The main problem with the movie is that it seems very disjointed and missing a lot of connective tissue. Boom is known for his work directing mostly music videos, so it likely stems a lot from inexperience with feature projects. But I think it’s also how many different segments Tupac’s short life had. The first half of the movie presented what it had mostly well, but so often I wanted to know more. In terms of storytelling, I think the material would’ve worked better as a mini-series on HBO with about eight or 10 episodes. But movies are the big moneymakers, so I get the choice to go for a movie. Boom’s first mission seems to be to tell as much of Tupac’s story as he can, so if you’re a really big fan of Tupac, you will probably forgive this more than me.
After Tupac meets Suge Knight (Dominic L. Santana) near the midpoint of the movie, the story gets a lot tighter. Major parts of Tupac’s life, both good and bad, get covered. At times he sees success with movie roles and hit music, plus his mother recovers from a crack addiction. But people also get beaten and killed, money is often an issue, and the events that led to Tupac’s imprisonment are shown. The movie never lets you forget how much struggle Tupac went through his entire life and how that influenced his actions and his work.
Despite that, the movie does have a number of lighter moments. A young fan asking for Tupac’s autograph early in his career draws some laughs when she tells him what her favorite song is. Snoop Dogg (Jarrett Ellis) steals almost every scene he’s in because either Ellis or some other voice actor nailed that unique voice or Snoop laid his own vocals over the performance to the delight of everyone at the screening.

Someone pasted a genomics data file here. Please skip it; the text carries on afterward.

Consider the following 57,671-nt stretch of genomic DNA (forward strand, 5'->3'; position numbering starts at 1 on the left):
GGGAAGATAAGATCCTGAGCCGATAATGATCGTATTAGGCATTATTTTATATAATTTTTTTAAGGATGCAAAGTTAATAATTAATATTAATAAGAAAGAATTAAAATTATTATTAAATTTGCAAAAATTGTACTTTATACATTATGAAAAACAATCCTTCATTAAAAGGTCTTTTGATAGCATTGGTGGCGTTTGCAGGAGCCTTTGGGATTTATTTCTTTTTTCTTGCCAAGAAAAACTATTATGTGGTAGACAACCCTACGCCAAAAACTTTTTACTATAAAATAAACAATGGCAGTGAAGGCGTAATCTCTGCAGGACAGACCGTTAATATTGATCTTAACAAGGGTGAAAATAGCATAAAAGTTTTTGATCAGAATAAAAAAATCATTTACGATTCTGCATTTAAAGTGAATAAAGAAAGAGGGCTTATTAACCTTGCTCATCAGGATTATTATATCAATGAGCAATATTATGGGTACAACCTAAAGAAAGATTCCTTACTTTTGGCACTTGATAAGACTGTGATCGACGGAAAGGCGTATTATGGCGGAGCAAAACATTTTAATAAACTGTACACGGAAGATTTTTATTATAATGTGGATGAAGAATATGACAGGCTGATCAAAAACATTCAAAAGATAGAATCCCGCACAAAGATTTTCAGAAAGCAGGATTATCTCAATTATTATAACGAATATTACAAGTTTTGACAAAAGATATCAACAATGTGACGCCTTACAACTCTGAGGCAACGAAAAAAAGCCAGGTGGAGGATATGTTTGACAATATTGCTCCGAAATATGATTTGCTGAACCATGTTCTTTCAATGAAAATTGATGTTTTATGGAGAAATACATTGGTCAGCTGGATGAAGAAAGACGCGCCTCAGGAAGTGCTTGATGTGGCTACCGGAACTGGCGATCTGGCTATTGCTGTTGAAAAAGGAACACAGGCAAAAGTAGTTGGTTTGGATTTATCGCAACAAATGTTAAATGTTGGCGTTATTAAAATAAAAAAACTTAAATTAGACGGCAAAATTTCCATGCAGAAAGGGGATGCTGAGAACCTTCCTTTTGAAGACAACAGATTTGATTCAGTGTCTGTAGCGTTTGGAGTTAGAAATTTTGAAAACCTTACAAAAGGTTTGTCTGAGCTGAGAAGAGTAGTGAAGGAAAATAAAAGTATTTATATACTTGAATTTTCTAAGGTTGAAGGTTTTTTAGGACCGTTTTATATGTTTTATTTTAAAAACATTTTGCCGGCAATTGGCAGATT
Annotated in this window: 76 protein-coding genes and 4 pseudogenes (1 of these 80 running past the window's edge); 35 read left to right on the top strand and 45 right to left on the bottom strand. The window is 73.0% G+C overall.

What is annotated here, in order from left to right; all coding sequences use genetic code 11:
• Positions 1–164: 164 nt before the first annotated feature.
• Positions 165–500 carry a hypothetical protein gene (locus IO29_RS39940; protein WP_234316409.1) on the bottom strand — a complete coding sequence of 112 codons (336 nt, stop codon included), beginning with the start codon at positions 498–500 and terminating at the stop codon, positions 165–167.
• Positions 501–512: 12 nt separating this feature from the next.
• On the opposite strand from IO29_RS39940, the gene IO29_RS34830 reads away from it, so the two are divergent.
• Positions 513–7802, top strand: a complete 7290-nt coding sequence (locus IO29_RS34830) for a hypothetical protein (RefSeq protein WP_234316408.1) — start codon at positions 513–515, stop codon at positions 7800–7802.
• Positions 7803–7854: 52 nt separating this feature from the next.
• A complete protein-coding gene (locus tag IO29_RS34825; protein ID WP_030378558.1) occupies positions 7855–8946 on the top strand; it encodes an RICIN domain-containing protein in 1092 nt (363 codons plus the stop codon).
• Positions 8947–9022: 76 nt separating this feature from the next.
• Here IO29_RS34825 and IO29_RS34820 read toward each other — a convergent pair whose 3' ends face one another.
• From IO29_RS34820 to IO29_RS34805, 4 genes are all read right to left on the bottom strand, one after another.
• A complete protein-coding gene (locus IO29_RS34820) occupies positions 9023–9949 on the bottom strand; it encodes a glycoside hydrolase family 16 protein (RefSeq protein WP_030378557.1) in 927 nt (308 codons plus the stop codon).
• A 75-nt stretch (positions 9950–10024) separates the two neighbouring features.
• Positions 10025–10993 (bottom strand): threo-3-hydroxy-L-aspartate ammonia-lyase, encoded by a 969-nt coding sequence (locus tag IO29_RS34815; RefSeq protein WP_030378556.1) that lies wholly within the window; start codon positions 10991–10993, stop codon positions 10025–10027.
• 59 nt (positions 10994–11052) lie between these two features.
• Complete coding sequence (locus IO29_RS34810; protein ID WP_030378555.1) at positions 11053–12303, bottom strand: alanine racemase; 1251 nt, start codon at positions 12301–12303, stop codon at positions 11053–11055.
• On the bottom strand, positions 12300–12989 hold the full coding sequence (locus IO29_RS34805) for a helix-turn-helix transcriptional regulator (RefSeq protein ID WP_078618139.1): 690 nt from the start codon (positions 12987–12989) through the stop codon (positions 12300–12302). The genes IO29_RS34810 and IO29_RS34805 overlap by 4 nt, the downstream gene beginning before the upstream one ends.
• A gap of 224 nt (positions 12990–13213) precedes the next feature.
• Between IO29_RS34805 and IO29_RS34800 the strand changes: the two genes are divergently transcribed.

However, “All Eyez on Me” being a biopic about a rapper murdered 21 years ago, you have that gnawing thought in the back of your head about how it’s going to end. Boom does a nice job of framing the Death Row Records era of Tupac’s life to leave you without resolve on who killed Tupac. Jamal Woolard portrays Biggie Smalls as he did in “Notorious,” and you see some of the events that tore apart their friendship. Suge Knight doesn’t take kindly to people doing him wrong. Some of the fabric of the West Coast-East Coast rap feud is put on display.
But the movie smartly just uses his murder as the logical conclusion of the story instead of trying to build up to it for two hours. “All Eyez on Me” is about Tupac’s tragic life, the struggles of which many people endure but never have their story told. The most tragic part is like a lot of other famous artists who died young, you wonder whether a lot of their best work came from so much of the bad they experienced. The list of rappers shot to death is an unfortunately long one, not to mention others such as Tupac collaborator Nate Dogg who merely died young of natural causes.
There’s a lot to take away from this movie, and the story painted is one of a deeply flawed man who rose to greatness but never could escape his troubled beginnings. But warts and all, Tupac lived a lot of life in his 25 years. Even people who don’t come from the same type of upbringing as Tupac will probably find some part of him that they can relate to in this movie. It may not turn a detractor into a fan, but it might at the least provide more insight into the man.